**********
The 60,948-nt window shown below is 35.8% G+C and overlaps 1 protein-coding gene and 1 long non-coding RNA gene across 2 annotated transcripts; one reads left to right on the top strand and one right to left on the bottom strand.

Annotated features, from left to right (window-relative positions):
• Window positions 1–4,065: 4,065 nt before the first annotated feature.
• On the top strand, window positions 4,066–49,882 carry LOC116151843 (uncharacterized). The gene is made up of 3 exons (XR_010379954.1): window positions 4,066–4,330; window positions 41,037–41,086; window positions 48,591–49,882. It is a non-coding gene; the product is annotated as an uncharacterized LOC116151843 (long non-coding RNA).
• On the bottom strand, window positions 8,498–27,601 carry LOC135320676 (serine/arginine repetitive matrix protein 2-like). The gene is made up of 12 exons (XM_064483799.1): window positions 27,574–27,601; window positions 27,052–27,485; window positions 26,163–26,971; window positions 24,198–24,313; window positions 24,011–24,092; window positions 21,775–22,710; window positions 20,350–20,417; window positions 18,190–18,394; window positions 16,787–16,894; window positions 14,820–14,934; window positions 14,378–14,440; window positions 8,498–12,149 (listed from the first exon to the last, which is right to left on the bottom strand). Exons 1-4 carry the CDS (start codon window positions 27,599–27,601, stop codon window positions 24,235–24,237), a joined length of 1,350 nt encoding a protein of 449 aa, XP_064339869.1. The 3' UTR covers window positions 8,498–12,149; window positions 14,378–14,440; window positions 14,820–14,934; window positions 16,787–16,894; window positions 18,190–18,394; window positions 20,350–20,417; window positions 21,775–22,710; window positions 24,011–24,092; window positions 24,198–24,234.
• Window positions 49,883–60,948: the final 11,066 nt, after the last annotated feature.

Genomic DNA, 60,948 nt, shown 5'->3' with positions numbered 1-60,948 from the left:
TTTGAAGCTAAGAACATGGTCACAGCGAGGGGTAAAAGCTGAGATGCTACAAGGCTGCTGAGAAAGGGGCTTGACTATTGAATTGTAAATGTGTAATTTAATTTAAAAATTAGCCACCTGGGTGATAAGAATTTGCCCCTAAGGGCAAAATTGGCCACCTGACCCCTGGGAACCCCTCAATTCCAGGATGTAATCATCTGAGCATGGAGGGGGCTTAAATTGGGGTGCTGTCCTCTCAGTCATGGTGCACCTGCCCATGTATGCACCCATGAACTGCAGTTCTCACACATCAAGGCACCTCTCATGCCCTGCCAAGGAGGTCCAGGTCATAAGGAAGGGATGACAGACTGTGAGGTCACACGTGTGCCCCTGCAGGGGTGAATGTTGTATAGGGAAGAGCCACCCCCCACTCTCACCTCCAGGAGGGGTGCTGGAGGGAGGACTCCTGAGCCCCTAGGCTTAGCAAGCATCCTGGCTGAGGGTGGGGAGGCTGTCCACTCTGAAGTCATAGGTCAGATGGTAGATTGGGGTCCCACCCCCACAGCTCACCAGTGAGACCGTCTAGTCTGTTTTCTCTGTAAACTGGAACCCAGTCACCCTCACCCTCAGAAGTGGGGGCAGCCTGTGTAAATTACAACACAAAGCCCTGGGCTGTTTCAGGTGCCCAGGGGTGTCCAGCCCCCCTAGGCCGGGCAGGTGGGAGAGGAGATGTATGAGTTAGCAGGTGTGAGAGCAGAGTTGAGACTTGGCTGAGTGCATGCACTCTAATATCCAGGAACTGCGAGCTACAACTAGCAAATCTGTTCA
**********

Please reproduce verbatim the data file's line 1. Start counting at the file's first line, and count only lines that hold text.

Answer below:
The 60,948-nt window shown below is 35.8% G+C and overlaps 1 protein-coding gene and 1 long non-coding RNA gene across 2 annotated transcripts; one reads left to right on the top strand and one right to left on the bottom strand.